"Remember, I am with you always to the end of the age" (Mt 28:20)

30-Day Lockdown Retreat Journey: An interior sense and relish of God’s unconditional love for me (DAY 5)


Today is Day 5 of the 30-day whole community retreat journey in light of the lockdown.

Point Of Departure: Bill Huebsch on Whole Community Catechesis in Plain English published by Twenty-Third Publications, 2002.

Bill Huebsch draws the idea from the international Catholic guide for catechesis called The General Directory for Catechesis e.g. GDC 254. Signed by Pope St. John Paul II in 1997, it was written in response to Vatican II decree that a “directoy for the catechetical instruction of the Christian people” be drawn up (GDC 44 of the Decree on Bishops).

Huebsch adds that "the 'places' where catechesis occurs include the family, the baptismal catechumenate, the parish, Catholic schools, associations, movements, and groups of the faithful, and basic ecclesial communities." In the advent of the coronavirus we are now left with the first one—the family. Think of the cells in the body. This is a fitting image since we are trying to combat a common enemy that attacks the cells. Today, let us strengthen the smallest unit of the entire church—the family. We have to act fast like our body. Without our knowing, our body must replace nearly ten million cells each minute.

I had been in a rural parish during the first six years of my priesthood, I cannot say it enough here the importance of the family as the basic unit of the entire church. Going back to the image of the cell, a task which involves processing of an immense amount of data every second, the pastor needs to share the burden. Every time we have parish programs directly with families, the whole parish thrives because communication moves with the 'speed of light' with each cell being spiritually recharged. We are saved not as individual cells, but as a whole body of the Church. But every cell of the body—the family—should have the needed spiritual immunity from any outside attacks.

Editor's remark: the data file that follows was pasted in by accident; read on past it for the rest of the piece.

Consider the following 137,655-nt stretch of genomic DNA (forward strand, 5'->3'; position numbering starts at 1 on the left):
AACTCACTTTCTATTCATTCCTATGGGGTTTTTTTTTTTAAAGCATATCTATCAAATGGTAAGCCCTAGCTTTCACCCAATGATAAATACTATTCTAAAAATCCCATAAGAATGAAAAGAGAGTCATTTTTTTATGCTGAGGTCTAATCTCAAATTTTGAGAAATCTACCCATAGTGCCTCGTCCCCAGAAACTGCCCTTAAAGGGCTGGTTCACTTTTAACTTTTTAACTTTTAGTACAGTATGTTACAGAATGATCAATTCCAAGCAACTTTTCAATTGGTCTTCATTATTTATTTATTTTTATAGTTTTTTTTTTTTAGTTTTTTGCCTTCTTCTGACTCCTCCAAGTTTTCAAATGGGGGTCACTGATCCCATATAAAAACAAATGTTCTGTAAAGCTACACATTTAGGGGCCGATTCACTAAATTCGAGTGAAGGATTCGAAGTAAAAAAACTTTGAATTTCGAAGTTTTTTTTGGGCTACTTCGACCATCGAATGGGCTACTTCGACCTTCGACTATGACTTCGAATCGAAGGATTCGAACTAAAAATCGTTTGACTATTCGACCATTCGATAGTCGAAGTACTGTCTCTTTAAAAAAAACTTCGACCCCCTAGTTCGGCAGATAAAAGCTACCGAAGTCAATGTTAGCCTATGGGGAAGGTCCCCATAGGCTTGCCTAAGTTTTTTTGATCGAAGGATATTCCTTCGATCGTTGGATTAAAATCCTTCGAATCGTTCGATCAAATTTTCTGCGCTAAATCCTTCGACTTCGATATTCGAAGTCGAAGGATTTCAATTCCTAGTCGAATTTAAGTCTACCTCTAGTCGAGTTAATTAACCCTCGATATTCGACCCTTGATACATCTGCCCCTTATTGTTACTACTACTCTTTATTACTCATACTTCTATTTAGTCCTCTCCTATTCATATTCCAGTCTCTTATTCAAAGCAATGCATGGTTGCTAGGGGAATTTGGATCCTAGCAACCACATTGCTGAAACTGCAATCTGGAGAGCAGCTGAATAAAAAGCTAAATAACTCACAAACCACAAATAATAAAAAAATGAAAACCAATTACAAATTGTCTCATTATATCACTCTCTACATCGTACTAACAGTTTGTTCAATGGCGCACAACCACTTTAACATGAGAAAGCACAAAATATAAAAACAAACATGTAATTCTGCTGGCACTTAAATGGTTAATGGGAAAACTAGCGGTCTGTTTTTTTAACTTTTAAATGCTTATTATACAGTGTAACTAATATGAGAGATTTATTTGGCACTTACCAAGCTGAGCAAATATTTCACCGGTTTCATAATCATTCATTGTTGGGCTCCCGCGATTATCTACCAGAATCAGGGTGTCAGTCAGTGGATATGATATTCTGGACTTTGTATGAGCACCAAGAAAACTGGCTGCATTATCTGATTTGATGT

Modern Saints and Heroes: What could be learned from St. Joseph, the foster father of our Lord?

Today is the solemnity of St. Joseph. Let us rejoice only because we have the gift of this silent man in the life of our Lord’s growing up years. Pope Francis is a devotee—he had his installation as 266th Pope on March 19. When he came to the Philippines, he also shared his devotion of writing a note (telling Jesus his worries and difficulties) and slipping it under the statue of a sleeping St. Joseph.